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Two Point Four: Fresh air calls

“Not now, Daddy’s busy!” billows from the dark depths under the home desk, while battling with the spaghetti like cables.
“Which one of these is the blasted printer?” Why do children decide the best time to crave your attention when you’re at your most indisposed?
I’ve lost count of the times while talking to a customer care line, getting to the all-important crux of my complaint (which god only knows is worthy of an OBE or at least a Crystal Maze Crystal – however that’s another discussion), only to be monumentally interrupted by the cacophony of quarrelling children.
More specifically, asking contradicting questions which lead to gritted teeth explanations of “no I was telling the nice Mr Insurance man about the other broken TV”.
Better still this can be coupled with a double act of our two hounds barking, who have heard some phantom intruder and now are launching themselves at the net curtains.
All concentrated within a square metre of the phone. It’s organised stealth and military precision the like of which would make Lord Mountbatten proud.
I do strongly believe the telephone holds some special Holy Grail status. Try calling all to help for dinner or empty the dishwasher and you may have well as declared the kitchen a ground zero for the Black Death.
My better half and I do know have a ‘tag team’ approach to phone calls made or received. There is some preparation first:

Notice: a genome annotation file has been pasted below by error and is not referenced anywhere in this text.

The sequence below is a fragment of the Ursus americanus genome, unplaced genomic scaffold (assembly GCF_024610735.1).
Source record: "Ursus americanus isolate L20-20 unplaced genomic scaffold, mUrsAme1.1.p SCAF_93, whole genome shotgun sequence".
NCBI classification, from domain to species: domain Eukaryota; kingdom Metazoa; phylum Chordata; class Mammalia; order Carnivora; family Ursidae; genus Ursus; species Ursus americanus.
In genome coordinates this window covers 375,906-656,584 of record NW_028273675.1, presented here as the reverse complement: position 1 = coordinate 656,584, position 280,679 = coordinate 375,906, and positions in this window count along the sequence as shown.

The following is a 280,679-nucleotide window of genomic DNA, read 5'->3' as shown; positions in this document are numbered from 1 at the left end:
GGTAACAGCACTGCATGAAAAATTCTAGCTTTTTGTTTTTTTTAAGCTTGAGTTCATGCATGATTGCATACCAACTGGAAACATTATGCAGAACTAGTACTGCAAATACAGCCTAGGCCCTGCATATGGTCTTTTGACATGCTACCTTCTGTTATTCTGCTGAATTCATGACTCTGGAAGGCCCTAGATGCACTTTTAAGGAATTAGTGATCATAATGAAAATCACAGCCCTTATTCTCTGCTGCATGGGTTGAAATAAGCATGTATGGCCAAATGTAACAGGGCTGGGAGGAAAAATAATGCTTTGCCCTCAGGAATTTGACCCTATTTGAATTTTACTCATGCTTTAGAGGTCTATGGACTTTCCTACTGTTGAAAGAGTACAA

“You making this one?”
“Write down everything you need to say and ask you know our time will be limited”
“How long do you think we’ve got?”
“Ok cover me…”
FullSizeRenderThe last one perhaps not quite but it does feel like we are on the brink of a drug bust. So my wife starts the call.
This is usually the way and certainly my preference, because despite the meticulous planning of questions, the moment the call is finished there’s “but you didn’t ask about this” and I blindly reply “but we didn’t talk about that”
Then we have to start again. I admit it I’m useless when it comes to these critical calls so I bow out gracefully (that’s what I’m dressing this up as) and let the boss conduct the call. My role is a very important one, using the American vernacular: I’m the blocker.
I stand at the base of the stairs feet placed at shoulders width, knees bent, slighting bent forwards with hands held high, poised waiting. Occasionally tilting my head, funnelling the eerie silence of the upstairs dwellers to my radar like ears.
Is there movement, I can’t hear them, but I have signal in front and behind?
I now have an overwhelming urge to pop on khakis, strip down to my white dirt vest and strap ridiculously oversized blasters by my side with all my attention honed on this clicking box.
Click Click Click, then the beeps start.
Faint at first beep……….beep…… then more frequent, I start to sweat.
Flicking my head between the impending maelstrom of interruption and the muted conversation in the kitchen, I lose all rational sense. They know.
Their own internal sensors have switched on, an important call is in progress and their little red light labelled ‘ill timing’ is flashing. They come crashing down the stairs.
“Daddy why’s mummy on the phone?”
“Who’s she speaking to?”
This is met with panicked hush on my part. Panicked because this was my only job, a simple job: stop the little darlings from entering the kitchen.
By now the hounds have surfaced too, gingerly at first, they’d sensed there’s an issue. Circling at the top of the stairs readying for a round of lets bark here, it’s really echoey and it confuses us even more so we will keep barking.
I listen back to the kitchen, she’s hurrying up the call and she’s heard the pending failure of her husband’s efforts, putting plan B into action.
So it’s good to get outside, fresh air and walking is very much under rated.

NQ – Adam Alexander

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